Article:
Expansion of Magnet and Charter Schools 

These schools are a result of the Sheff v. O'Neil lawsuit and subsequent court ruling that mandates an integrated education for children that is not materially impaired by racial or ethnic isolation. It did not apply to preschool. However, when these schools were not attracting sufficient suburban children to meet the required quotas, their solution was to provide free preschool to "lottery winners". In this manner they are "stuffing" the preschools with suburban children ... most of whom return to their public school systems starting in kindergarten.

The inclusion of pre-kindergarten programs in the magnet schools has been devastating for many private child care providers. Many of us have seen a 30-50% decrease in preschool enrollments and some have even been forced to shut down. We cannot compete with "free", which we're being asked to do with our own tax dollars. And it is not just our enrollments ... we assist our teachers in attaining higher levels of education and gaining valuable experience only to have them lured into magnet programs that are able to use our tax dollars to pay them significantly more than private programs.

An initiative was passed in 2013 that would implement a sliding scale charge based upon family's ability to pay. However, to date it hasn't been implemented and there is considerable doubt that it will without further legislation.

More magnet schools are coming in other areas of the state.

During the coming year CCCA will be working on several fronts:
  • Work towards putting teeth into the sliding scale tuition legislation
  • Document that these children return to their public schools after preschool
  • Make legislators aware of this
  • Determine the attitudes of the Sheff movement towards this practice

State Licensing and Regulation  

In July of this year the childcare licensing unit moved into the newly created Office of Early Childhood. In addition to revising the requirement to annual inspections, 24 new licensors are being added to the staff.

The problems licensed programs have had with licensing are well documented. Many of the regulations are overly broad and subject to varying interpretations by licensors. Over the past two years CCCA has successfully been a liaison between its members and licensing on many issues. We've been able to clarify some of the more poorly written regulations and gain policy changes for some that present unintended requirements.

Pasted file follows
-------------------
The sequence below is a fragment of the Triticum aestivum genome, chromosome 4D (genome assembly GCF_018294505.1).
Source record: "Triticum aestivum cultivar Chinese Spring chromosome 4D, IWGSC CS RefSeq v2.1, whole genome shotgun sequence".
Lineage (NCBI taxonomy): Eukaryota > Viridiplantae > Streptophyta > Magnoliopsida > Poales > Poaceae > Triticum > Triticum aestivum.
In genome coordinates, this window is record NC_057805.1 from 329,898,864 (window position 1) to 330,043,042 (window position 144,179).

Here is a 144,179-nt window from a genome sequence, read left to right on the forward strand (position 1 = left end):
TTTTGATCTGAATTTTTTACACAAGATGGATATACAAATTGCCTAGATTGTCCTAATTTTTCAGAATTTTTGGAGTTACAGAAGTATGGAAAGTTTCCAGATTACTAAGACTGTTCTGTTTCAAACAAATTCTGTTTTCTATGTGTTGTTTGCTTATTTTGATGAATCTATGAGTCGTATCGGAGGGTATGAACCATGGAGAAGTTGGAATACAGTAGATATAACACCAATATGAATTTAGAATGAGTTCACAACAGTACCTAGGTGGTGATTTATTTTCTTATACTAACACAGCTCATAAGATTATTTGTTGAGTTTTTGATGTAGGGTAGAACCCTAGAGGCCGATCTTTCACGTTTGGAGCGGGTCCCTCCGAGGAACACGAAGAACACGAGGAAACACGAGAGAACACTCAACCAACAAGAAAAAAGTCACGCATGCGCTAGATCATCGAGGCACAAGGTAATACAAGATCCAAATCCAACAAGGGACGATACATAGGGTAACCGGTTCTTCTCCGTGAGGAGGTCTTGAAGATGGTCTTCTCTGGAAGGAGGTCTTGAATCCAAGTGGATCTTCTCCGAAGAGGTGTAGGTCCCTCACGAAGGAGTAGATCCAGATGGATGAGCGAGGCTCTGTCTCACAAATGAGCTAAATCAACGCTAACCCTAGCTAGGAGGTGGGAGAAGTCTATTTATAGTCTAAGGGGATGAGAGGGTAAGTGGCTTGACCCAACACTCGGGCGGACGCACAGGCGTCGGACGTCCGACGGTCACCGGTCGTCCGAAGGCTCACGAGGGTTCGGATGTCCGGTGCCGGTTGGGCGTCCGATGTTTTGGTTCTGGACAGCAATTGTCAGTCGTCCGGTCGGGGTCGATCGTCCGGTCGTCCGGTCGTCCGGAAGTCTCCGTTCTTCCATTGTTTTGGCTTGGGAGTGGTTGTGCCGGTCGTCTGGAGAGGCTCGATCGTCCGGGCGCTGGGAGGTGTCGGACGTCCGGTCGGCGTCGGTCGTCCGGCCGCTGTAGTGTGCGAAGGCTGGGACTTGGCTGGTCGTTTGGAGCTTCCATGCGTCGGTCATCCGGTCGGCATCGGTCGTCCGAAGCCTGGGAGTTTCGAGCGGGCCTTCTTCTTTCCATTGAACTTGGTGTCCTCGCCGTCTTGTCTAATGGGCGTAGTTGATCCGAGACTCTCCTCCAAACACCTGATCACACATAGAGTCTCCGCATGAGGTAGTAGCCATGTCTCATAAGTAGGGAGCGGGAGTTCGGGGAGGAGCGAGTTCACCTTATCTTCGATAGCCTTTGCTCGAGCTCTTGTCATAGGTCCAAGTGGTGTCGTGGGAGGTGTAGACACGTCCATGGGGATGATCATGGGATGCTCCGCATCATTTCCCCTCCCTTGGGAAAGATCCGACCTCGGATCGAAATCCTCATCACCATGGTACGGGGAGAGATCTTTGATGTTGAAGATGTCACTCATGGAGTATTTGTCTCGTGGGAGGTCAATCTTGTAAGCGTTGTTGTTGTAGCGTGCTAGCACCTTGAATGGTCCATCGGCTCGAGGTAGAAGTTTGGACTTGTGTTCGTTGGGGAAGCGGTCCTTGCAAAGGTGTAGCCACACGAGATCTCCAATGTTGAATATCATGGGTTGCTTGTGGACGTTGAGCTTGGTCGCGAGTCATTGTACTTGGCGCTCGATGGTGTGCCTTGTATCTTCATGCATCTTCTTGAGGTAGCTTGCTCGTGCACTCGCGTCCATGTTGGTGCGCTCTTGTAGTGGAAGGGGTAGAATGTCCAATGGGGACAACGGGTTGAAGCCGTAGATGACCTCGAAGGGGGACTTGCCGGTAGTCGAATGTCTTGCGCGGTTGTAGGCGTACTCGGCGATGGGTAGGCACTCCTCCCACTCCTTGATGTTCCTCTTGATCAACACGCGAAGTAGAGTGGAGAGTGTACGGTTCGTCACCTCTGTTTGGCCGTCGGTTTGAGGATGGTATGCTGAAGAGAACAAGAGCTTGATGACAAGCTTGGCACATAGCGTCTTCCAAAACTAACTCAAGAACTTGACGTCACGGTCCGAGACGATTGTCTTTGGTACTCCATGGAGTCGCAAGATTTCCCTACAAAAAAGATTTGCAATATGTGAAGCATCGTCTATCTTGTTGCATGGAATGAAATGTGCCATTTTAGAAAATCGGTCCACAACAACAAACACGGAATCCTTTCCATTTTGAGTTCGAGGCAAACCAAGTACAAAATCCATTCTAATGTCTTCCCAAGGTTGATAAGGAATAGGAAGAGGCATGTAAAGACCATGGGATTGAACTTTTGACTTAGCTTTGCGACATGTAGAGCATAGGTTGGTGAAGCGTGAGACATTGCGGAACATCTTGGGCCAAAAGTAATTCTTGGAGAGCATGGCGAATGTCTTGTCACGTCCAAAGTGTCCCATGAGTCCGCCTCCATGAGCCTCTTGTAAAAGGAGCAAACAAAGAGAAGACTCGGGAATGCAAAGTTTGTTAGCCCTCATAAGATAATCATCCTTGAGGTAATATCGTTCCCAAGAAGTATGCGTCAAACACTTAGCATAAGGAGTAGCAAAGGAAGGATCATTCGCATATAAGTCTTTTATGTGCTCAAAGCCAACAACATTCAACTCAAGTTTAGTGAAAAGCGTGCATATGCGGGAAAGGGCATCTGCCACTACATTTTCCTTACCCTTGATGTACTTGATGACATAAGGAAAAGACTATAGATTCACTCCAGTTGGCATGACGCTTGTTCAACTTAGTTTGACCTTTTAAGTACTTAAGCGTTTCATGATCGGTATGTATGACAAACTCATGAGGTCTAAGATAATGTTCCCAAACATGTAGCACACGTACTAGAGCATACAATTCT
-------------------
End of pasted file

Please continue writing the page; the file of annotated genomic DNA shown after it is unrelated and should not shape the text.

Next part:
During the coming year we expect to have legislation proposed to change some of the more vexing regs. We will also continue to be a source of expertise to our members and an option for presenting issues that individual programs might not wish to broach themselves.

School Readiness Teacher Requirements

During the past legislation session a measure to increase school readiness slots by 4,010 was passed. These spots enable low income children in specific towns to attend preschool.
  • There are very specific teacher requirements in order to be qualified to accept these children. For 2015 50% of all lead teachers must have a BA in ECE or a related field and all lead teachers must have at a minimum an Associates degree in ECE.
  • The problem is that these requirements aren't confined to preschool classrooms, but must be met by all infant and toddler classrooms as well. This makes it nearly impossible for full service centers to comply.
During the coming year CCCA will work towards have teacher credentials limited to just preschool classrooms.

Implementation of the QRIS (Quality Rating Improvement System)

Connecticut is implementing a Childcare rating system which will determine how public funds are allocated to individual programs. Ultimately Centers with more stars will be eligible for higher reimbursement rates (Care4kids, DCF, School Readiness funds). Just as important, our clients will be using this to compare centers when they are shopping for childcare.

Because funding for this is very limited, OEC has stated that their focus would be on the quality improvement aspect rather than the rating system. CCCA recently attended a focus group on where funds might best be allocated. Our input was that they not be limited to the same schools that are already receiving the bulk of public funding, and that efforts be made to take steps to improve the quality of all programs in the state. We will continue our dialogue with OEC in this regard.

Other Issues

Each new legislative session brings new proposed legislation that will impact our programs. Last session, for example, saw a proposal to regulate the milk and juice we serve our children in a manner that would have been a nightmare to regulate. CCCA provided input in this regard. Fortunately it didn't pass. There WILL be new proposals, as yet unknown, that will arise and it is critical that we be in a position to represent ourselves.